Races At The Speed of Sound
Reprinted from Pro Sound News June 16, 1997
car racing is the number-one spectator sport in the U.S. today.
As exciting as it can be, though, watching modified Chevys and
Fords zip around an oval track 250 times can sometimes get tedious.
Which is why NASCAR races are, like other major sports events,
increasingly accompanied by live music shows. This summer, a
major series of performances will play on a double bill with
stock racers; country singer Mark Chesnutt and rock veterans
the Doobie Brothers are among the artists that are performing
the 12-show Speed of Sound Tour, sponsored by consumer electronics
maker Kenwood and electronics retailer Circuit City. Shows will
cover the U.S. from the Talledega Motor Speedway in Florida to
the Texas Motor Speedway in Fort Worth to the newly constructed
Los Angeles Speedway. Aside from the music and the cars, what
will these venues have in common? "Noise, and lots of it",
laughs Mark Cockriel, president and chief engineer, On Cue Systems,
a Phoenix-area SR company supplying sound for the tour. "Ten
of the shows are before the races, and that's when you can really
hear what engines sound like. It makes it interesting getting
ready to do the show."
order to fight that situation, Cockriel used a JBL HLA (Horn
Loaded Array) Series speaker system and said it made a difference
in the clarity, projection and intelligibility of the music shows. "I
was pretty amazed that we could get an open-air venue like a
speedway to sound that good," he said. It was On Cue's first
commercial implementation of the HIA system and only Cockriel's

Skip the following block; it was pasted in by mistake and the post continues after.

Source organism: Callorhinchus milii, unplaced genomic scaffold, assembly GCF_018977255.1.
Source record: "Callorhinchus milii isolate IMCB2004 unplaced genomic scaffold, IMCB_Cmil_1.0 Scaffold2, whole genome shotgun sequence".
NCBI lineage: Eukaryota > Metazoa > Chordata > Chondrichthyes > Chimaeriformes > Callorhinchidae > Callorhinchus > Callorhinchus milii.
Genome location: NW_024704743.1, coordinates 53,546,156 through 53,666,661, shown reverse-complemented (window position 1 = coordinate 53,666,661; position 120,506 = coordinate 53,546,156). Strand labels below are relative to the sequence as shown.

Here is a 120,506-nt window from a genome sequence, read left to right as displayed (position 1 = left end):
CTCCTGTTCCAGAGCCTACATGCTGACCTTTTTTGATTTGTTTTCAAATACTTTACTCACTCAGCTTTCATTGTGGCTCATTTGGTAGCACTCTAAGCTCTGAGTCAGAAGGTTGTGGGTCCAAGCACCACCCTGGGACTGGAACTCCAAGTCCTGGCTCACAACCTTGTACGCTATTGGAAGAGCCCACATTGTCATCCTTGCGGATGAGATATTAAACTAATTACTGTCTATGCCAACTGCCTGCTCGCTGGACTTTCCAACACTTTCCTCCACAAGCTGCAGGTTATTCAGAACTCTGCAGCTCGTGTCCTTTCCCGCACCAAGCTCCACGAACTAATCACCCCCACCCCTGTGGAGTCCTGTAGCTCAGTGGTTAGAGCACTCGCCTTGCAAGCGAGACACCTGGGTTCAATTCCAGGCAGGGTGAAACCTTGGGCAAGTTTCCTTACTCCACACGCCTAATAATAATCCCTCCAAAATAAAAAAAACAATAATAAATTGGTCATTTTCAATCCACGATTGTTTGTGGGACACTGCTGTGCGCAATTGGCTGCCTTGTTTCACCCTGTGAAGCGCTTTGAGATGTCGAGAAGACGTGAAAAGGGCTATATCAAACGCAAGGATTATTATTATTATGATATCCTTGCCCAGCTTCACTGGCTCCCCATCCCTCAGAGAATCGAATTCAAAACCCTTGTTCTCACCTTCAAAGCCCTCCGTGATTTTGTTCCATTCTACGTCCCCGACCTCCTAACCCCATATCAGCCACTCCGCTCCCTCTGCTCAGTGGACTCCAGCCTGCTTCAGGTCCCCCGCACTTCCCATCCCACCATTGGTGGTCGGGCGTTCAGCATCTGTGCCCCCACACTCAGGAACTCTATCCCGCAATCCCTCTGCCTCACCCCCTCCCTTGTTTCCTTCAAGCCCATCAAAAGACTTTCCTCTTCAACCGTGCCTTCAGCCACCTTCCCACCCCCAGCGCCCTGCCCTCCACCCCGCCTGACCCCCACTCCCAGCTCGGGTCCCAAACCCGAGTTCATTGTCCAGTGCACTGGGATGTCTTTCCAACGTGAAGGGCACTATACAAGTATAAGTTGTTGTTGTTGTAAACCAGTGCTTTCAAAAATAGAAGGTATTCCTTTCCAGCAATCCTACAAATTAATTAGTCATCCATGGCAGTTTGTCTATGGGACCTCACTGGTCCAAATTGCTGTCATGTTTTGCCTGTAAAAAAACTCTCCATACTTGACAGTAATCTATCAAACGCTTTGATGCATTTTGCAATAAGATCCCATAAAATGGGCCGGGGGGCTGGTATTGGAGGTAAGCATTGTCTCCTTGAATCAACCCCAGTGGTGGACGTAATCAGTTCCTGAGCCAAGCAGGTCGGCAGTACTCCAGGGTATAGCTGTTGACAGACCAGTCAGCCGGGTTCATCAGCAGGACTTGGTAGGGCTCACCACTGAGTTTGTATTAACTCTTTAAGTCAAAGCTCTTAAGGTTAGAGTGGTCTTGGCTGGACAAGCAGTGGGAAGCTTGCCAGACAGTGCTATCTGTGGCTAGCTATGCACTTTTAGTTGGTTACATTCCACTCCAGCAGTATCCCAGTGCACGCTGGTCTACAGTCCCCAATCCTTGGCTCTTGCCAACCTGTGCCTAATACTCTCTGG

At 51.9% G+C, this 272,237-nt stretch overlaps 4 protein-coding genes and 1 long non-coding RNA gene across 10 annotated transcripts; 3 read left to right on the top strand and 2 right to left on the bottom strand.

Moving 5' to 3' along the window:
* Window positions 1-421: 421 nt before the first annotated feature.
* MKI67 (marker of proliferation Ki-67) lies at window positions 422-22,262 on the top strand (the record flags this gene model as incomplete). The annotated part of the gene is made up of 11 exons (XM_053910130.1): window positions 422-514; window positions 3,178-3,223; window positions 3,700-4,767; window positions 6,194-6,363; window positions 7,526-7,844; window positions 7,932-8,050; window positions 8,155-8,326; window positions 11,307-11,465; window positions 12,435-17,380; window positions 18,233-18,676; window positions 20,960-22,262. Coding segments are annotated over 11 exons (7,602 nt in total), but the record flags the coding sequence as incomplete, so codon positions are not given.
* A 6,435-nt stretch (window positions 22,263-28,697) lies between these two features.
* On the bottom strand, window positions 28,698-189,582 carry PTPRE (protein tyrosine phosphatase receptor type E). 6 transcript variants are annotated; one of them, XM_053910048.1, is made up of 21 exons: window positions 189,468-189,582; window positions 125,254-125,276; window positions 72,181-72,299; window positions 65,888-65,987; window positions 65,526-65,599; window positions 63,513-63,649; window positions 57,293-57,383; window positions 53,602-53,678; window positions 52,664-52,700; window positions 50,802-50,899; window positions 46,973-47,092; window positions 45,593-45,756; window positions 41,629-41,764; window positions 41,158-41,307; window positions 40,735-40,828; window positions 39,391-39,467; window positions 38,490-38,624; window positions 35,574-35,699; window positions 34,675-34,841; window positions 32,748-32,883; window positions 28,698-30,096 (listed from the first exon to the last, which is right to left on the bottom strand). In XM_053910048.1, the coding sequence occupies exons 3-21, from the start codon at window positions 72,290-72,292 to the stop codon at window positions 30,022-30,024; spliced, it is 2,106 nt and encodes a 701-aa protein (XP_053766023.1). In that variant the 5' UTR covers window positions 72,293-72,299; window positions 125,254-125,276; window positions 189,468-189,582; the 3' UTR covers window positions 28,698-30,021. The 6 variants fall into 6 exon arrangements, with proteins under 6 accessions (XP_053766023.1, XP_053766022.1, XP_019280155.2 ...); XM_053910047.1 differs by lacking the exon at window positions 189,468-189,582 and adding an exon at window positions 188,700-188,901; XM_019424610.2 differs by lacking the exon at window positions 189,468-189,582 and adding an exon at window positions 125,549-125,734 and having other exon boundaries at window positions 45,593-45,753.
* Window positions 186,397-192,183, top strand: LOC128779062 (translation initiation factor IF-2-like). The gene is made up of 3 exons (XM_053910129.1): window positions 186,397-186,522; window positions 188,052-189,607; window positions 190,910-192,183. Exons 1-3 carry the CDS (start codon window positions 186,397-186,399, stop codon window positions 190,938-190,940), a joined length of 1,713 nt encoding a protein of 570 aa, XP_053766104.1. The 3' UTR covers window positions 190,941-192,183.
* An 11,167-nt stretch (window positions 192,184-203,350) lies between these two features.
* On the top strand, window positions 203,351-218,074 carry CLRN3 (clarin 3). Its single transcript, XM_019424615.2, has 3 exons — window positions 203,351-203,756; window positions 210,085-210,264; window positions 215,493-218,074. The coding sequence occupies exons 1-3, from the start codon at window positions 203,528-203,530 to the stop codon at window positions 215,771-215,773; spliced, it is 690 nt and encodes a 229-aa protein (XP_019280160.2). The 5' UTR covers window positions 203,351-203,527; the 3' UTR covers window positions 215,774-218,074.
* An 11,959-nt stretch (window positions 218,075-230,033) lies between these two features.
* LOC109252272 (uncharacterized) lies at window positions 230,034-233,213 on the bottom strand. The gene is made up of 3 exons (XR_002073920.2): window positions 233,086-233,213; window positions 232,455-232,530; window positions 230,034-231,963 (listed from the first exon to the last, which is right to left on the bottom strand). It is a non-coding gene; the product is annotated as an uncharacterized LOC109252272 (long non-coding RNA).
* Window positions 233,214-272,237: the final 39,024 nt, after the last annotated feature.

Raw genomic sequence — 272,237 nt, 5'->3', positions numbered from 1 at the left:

second use of a production model (he had worked with a JBL prototype
previously); On Cue did a system demo with a flown cluster rig
only the week before.
HLA system for the NASCAR shows consists of 32 boxes dispersed
on 10 wheeled, aluminum carts, with two top cabinets and one
sub per cart. Every other cart has an amplifier rack feeding
two carts with JBL SR 6670A amplifiers; crossovers are BSS Omnidrives,
as are the Varicurve EQs. Each cart also has an Aphex Dominator
system as part of its front end.
FOH position has a Crest VX-52 console; the monitor consoles
run by On Cue monitor engineer George Blake, alternates between
a Soundcraft Series 4 and a Ramsa WR-S840, feeding On Cue's proprietary
cart approach helped us get the system set up quickly under the
circumstances," explained Cockriel. "The cars aren't
the only things that have to be fast on these shows." He
added that the carts also solved the problem of width of coverage. "We
had to cover a large portion of the grandstand, so there was
a wide area to get sound to," he said. Spaced 50 feet apart
in front of the 50-foot stage, the cart's components were splayed
at approximately 30 degrees, "And from that we let coverage
overlap naturally" he said.
resulting sound, however, was better than he expected for a ground-mounted
system. "That's the incredible part," he recalls. "For
a festival type of venue you'd at least want the speakers in
two stacks on either side of the stage to help with projection.
But the HLA system simply didn't need that. It's a horn-loaded
system that doesn't sound like a horn. You get the projection
of a horn but the sound quality of a great speaker cabinet." Cockriel
grimaced at the fact that to extend coverage around the sides
of the grandstand, he had to route a small amount of the mix
through the two side speaker zones of the track's own sound system. "It
was designed for racing, [speech] not music," he says. The
Fort Worth Star-Telegram concurred, giving both Chesnutt's show
and the sound a high rating.
complication was that the FOH position was located 200 feet away
from the front of the stage due to a flooded infield from Texas-sized
springtime rains. "I was checking the sound from 400 feet
away for this show," Cockriel says. "I knew that not
only was the grandstand far away but the console mixing position
would be, too." The elements proved not to be a problem
beyond that, though. Cockriel said there were minimal lobing
or phase-shift problems due to gusting wind. And, he added, just
as well, since he had his hands full getting the stage set up
and trying to catch the race itself after the show. "We
saw every wreck that happened," he says. "But fortunately
none of them were on stage."